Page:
The Fellows have been inactive for quite a while, with Scott McCaughey spending his time playing bass for Robyn Hitchcock and his other band the Minus 5, and Kurt Bloch busy with his new band Thee Sgt. Major III. It seems like the guys have set aside some time to record a new album, their first since 2001’s Because We Hate You. They’ve christened it I think This Is, and they’ve got Yep Roc to release it and Robyn Hitchcock to produce it. Since lead Fellow Scott McCaughey plays bass in Robyn’s band the Venus 3, so it’ really no surprise he got his friend to produce the record. Fellow Venus 3 guitarist Pete Buck also makes an appearance on the new album. The record comes out on 7 July, and in celebration, the not so Young Fresh Fellows are playing two, and only two shows. The first one is tomorrow night at the Tractor in Ballard and the second is Saturday night at Dante’s down in Portland. I wouldn’t be surprised if Hichcock and/or Buck make an appearance at the Tractor tomorrow night. It should be a trip!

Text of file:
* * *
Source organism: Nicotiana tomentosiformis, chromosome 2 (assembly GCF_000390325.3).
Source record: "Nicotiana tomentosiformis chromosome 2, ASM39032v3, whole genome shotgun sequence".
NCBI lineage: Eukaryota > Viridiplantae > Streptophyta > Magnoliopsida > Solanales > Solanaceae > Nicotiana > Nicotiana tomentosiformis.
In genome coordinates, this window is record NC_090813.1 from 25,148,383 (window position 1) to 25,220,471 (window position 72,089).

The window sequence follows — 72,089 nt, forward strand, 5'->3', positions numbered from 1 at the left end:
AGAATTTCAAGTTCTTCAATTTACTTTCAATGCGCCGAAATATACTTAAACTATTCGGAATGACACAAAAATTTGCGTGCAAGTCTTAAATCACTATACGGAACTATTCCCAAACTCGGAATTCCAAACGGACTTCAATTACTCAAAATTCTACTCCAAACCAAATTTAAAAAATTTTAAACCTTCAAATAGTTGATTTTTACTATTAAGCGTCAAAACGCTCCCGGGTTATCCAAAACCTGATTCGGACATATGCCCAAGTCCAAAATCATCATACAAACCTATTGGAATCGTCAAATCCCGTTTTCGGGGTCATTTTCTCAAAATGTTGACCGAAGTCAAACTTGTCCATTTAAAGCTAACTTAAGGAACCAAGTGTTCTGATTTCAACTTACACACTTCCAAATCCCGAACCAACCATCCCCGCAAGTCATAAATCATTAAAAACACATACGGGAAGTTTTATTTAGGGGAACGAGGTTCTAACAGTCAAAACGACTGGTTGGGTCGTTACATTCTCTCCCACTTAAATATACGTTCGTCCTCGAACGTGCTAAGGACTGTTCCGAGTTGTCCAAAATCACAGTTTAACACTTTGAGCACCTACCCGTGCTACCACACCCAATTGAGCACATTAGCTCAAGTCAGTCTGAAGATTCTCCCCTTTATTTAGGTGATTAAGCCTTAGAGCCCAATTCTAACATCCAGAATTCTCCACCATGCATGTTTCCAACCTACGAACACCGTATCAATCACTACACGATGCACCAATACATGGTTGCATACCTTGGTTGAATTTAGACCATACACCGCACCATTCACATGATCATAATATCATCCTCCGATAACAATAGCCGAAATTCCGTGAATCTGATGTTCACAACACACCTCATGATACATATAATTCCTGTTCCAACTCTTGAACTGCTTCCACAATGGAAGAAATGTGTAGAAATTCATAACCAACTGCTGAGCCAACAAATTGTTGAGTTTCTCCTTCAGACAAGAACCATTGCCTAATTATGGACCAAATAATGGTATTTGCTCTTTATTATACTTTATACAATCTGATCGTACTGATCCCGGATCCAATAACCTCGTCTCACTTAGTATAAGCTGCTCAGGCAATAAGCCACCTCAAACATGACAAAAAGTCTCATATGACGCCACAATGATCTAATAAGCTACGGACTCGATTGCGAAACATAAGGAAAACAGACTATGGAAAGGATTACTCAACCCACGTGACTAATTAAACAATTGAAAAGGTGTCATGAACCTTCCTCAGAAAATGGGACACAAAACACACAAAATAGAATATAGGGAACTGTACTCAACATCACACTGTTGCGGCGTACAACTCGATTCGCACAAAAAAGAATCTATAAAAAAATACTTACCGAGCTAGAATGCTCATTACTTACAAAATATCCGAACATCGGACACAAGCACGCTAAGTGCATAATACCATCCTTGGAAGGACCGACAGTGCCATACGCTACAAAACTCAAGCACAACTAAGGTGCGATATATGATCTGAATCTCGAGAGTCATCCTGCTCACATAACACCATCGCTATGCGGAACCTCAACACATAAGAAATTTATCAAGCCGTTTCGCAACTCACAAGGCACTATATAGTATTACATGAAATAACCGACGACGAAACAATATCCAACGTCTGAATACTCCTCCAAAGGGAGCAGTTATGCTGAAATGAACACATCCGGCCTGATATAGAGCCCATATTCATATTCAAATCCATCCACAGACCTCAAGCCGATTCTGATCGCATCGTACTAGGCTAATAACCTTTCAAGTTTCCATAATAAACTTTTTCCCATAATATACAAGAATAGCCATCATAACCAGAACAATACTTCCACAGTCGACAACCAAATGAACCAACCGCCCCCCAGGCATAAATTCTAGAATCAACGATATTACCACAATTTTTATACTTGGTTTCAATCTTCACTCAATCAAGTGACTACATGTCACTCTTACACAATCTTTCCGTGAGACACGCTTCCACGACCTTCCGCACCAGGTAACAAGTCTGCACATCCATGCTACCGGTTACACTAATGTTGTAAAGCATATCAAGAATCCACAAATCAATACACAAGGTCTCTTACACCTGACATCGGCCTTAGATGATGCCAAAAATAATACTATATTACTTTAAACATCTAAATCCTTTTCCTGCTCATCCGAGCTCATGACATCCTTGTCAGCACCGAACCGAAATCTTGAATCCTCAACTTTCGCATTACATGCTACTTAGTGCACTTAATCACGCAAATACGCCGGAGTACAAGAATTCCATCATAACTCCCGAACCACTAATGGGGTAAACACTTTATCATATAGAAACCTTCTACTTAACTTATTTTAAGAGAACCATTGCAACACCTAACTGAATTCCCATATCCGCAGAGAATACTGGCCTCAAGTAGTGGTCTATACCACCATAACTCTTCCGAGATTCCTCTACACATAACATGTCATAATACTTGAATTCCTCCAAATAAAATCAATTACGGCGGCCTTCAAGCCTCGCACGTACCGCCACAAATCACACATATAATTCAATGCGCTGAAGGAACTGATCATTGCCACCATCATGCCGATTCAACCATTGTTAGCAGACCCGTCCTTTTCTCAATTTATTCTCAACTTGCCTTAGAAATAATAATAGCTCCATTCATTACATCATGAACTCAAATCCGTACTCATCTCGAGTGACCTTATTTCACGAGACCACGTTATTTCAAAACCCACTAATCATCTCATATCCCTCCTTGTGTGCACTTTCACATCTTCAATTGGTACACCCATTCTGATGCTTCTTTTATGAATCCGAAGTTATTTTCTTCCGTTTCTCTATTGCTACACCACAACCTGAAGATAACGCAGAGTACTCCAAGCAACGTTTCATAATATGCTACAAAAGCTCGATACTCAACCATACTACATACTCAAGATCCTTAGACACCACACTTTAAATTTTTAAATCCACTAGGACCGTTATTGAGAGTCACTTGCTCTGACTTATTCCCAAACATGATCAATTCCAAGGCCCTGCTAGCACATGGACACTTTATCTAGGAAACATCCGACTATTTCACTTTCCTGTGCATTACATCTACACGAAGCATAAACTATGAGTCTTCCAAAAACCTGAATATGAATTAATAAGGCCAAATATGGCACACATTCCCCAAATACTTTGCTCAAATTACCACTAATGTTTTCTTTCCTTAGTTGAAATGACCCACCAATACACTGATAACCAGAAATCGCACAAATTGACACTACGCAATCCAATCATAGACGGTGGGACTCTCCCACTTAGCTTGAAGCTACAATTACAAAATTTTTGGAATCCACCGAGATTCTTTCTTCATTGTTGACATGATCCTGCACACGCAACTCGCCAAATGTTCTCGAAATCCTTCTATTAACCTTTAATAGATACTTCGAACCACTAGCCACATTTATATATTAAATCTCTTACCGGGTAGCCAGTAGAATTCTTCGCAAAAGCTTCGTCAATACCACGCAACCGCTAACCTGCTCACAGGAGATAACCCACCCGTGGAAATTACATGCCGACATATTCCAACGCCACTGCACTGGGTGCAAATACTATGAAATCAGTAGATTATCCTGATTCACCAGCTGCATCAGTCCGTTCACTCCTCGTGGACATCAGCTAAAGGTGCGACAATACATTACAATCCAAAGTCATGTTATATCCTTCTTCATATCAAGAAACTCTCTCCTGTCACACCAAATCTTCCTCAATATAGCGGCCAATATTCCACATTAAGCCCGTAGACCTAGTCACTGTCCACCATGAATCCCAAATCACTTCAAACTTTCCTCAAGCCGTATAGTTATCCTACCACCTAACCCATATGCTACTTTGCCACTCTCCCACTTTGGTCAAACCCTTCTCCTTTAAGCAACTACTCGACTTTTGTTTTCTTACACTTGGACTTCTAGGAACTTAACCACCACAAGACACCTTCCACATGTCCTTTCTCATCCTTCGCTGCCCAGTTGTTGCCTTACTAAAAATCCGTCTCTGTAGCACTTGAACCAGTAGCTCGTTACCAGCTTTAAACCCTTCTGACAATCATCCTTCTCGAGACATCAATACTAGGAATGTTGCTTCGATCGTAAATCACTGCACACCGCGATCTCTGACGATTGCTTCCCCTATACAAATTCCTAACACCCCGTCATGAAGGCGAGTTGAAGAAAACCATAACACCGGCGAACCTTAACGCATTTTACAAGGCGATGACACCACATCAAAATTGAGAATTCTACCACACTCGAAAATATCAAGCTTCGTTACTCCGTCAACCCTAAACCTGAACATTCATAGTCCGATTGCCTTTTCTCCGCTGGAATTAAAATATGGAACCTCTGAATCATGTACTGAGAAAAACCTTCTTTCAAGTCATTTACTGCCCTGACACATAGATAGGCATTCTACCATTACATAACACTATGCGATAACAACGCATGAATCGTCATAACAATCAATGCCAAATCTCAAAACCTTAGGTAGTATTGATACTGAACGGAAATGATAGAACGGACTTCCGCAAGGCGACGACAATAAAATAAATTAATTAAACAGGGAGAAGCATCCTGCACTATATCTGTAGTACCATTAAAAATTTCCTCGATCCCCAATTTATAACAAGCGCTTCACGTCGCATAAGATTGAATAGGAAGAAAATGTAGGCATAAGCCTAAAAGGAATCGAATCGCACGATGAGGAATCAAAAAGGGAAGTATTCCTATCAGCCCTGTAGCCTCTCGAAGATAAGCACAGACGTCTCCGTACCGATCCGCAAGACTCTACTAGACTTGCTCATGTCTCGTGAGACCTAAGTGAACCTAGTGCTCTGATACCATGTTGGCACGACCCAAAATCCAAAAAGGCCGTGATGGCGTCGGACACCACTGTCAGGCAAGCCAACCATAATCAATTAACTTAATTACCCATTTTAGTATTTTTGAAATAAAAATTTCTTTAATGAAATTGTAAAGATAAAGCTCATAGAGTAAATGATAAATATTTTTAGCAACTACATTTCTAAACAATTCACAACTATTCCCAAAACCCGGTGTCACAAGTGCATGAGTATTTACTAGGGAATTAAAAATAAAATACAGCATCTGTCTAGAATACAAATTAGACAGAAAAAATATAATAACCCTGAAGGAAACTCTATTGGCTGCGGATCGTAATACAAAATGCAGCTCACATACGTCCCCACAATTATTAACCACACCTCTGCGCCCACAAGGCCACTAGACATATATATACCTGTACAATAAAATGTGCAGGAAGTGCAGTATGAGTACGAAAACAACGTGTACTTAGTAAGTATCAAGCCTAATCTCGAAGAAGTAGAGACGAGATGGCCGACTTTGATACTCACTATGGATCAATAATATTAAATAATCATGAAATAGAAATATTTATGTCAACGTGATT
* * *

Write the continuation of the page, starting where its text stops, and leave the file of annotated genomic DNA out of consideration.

You can stream (and buy) the new record in its entirety over at Yep Roc. And in case that’s not enough here are a bunch of classic Young Fresh Fellows songs to get your butt over to the Tractor tomorrow night.
On Sunday I was in Silver Platters down in Lower Queen Anne perusing the used cds. I ended up with a handful cds including Ian Hunter‘s You’re Never Alone with a Schizophrenic, Toots and Maytals‘ Reggae Greats, and the Young Fresh Fellows‘ The Men who Loved Music. When I got home and took a look at them, I noticed they all had been signed by Mike Cox, who must have been their previous owner. Apparently Mike and I have quite similar random taste in music, or quite the opposite since these were all in the used bin. I can only hope that they weren’t stolen from him and sold. If that’s the case Mike and you’re reading this, leave a comment and I’ll give them back to you.